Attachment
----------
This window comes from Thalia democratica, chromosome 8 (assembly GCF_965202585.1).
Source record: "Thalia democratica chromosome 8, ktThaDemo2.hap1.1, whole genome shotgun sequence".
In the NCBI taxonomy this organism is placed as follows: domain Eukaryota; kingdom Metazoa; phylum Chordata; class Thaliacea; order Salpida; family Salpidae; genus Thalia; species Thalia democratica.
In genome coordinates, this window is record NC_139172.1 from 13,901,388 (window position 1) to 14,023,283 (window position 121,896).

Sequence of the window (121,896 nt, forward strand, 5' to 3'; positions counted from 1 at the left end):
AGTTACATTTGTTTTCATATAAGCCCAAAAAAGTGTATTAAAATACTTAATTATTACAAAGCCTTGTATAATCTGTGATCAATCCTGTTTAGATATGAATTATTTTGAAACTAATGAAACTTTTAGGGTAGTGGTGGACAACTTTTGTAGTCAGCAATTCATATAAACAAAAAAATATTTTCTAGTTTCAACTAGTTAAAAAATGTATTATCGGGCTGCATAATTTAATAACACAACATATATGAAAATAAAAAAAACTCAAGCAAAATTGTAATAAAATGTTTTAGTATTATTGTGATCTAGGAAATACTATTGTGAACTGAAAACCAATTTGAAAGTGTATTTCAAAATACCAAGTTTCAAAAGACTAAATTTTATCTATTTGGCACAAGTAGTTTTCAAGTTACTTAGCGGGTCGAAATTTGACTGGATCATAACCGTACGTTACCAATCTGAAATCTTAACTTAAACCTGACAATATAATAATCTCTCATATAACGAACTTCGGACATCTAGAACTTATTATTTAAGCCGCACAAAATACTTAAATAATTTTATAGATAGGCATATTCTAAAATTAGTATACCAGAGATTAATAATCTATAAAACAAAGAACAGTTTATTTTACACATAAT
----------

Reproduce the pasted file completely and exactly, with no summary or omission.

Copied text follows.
This window comes from Thalia democratica, chromosome 8 (assembly GCF_965202585.1).
Source record: "Thalia democratica chromosome 8, ktThaDemo2.hap1.1, whole genome shotgun sequence".
In the NCBI taxonomy this organism is placed as follows: domain Eukaryota; kingdom Metazoa; phylum Chordata; class Thaliacea; order Salpida; family Salpidae; genus Thalia; species Thalia democratica.
In genome coordinates, this window is record NC_139172.1 from 13,901,388 (window position 1) to 14,023,283 (window position 121,896).

Sequence of the window (121,896 nt, forward strand, 5' to 3'; positions counted from 1 at the left end):
AGTTACATTTGTTTTCATATAAGCCCAAAAAAGTGTATTAAAATACTTAATTATTACAAAGCCTTGTATAATCTGTGATCAATCCTGTTTAGATATGAATTATTTTGAAACTAATGAAACTTTTAGGGTAGTGGTGGACAACTTTTGTAGTCAGCAATTCATATAAACAAAAAAATATTTTCTAGTTTCAACTAGTTAAAAAATGTATTATCGGGCTGCATAATTTAATAACACAACATATATGAAAATAAAAAAAACTCAAGCAAAATTGTAATAAAATGTTTTAGTATTATTGTGATCTAGGAAATACTATTGTGAACTGAAAACCAATTTGAAAGTGTATTTCAAAATACCAAGTTTCAAAAGACTAAATTTTATCTATTTGGCACAAGTAGTTTTCAAGTTACTTAGCGGGTCGAAATTTGACTGGATCATAACCGTACGTTACCAATCTGAAATCTTAACTTAAACCTGACAATATAATAATCTCTCATATAACGAACTTCGGACATCTAGAACTTATTATTTAAGCCGCACAAAATACTTAAATAATTTTATAGATAGGCATATTCTAAAATTAGTATACCAGAGATTAATAATCTATAAAACAAAGAACAGTTTATTTTACACATAAT